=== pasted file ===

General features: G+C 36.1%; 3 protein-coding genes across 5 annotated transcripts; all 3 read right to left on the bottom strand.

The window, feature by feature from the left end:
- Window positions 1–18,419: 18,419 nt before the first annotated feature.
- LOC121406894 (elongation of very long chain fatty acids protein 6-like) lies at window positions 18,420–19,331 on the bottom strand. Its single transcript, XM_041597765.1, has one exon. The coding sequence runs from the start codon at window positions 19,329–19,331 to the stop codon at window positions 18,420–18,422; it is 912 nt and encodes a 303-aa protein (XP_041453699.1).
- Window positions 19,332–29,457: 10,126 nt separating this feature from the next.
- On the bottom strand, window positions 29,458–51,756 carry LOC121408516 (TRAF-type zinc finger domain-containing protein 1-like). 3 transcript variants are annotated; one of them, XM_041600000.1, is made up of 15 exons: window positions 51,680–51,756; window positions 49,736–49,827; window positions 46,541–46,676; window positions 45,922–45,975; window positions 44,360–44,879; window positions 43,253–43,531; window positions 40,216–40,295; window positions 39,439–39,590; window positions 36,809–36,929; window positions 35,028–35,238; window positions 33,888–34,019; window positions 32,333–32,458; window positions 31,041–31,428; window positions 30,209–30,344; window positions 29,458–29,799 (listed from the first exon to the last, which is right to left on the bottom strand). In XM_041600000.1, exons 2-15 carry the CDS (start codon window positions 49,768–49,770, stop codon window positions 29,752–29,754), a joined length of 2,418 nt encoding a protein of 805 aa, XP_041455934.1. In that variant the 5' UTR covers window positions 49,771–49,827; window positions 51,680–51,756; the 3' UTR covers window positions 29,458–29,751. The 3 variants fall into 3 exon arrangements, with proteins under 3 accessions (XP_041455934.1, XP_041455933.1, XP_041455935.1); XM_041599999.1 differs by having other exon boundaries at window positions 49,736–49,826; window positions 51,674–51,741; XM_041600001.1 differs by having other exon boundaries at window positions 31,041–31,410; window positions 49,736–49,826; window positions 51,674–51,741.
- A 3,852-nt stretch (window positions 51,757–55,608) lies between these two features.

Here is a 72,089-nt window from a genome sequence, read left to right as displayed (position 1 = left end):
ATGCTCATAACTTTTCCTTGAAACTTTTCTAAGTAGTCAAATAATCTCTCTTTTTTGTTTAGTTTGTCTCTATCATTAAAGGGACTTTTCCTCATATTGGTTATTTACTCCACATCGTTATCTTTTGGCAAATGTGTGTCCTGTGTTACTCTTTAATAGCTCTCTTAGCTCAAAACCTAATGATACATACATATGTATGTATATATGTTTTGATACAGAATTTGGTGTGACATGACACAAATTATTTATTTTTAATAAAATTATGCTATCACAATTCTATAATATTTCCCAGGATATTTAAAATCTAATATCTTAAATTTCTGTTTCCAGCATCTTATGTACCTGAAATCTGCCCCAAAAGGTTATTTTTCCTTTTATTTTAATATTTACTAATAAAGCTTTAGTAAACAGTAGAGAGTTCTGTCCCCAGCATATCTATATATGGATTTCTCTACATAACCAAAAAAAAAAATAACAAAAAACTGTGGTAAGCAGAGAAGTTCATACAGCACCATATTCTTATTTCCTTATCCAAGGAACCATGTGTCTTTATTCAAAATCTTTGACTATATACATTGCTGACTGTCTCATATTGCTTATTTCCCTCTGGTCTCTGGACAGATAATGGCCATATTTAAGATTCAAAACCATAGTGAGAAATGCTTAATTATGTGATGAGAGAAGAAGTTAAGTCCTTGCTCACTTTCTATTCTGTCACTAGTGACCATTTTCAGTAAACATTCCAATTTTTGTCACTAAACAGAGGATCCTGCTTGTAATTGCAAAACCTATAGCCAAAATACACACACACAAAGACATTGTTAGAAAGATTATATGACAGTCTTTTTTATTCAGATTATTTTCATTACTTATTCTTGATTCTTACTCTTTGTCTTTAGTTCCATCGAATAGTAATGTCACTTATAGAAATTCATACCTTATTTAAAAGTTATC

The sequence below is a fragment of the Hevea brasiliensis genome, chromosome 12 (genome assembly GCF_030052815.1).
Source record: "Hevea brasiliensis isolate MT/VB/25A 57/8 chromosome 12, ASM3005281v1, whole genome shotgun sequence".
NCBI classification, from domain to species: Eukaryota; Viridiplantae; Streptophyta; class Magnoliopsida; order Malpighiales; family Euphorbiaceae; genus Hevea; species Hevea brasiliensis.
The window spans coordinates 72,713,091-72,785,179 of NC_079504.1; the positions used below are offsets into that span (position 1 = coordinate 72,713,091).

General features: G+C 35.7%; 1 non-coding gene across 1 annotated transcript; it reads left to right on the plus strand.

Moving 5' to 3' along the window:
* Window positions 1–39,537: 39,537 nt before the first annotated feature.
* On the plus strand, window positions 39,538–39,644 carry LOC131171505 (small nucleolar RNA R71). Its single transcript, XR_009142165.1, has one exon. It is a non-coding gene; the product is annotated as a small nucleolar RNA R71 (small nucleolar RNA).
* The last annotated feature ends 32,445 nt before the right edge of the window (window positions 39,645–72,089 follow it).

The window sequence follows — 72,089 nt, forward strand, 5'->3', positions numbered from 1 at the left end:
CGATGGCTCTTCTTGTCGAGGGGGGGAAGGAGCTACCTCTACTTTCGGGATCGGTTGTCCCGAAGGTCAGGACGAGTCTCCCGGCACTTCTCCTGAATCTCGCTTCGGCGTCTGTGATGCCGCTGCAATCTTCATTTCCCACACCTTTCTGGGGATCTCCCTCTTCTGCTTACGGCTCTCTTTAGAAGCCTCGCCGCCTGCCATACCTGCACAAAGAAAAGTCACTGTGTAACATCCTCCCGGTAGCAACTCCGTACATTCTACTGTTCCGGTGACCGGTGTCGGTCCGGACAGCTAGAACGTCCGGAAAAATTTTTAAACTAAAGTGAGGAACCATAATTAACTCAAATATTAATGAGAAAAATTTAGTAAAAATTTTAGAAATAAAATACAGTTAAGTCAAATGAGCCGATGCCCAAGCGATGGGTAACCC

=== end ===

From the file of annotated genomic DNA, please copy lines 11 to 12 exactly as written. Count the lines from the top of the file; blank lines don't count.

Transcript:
Source record: "Hevea brasiliensis isolate MT/VB/25A 57/8 chromosome 12, ASM3005281v1, whole genome shotgun sequence".
NCBI classification, from domain to species: Eukaryota; Viridiplantae; Streptophyta; class Magnoliopsida; order Malpighiales; family Euphorbiaceae; genus Hevea; species Hevea brasiliensis.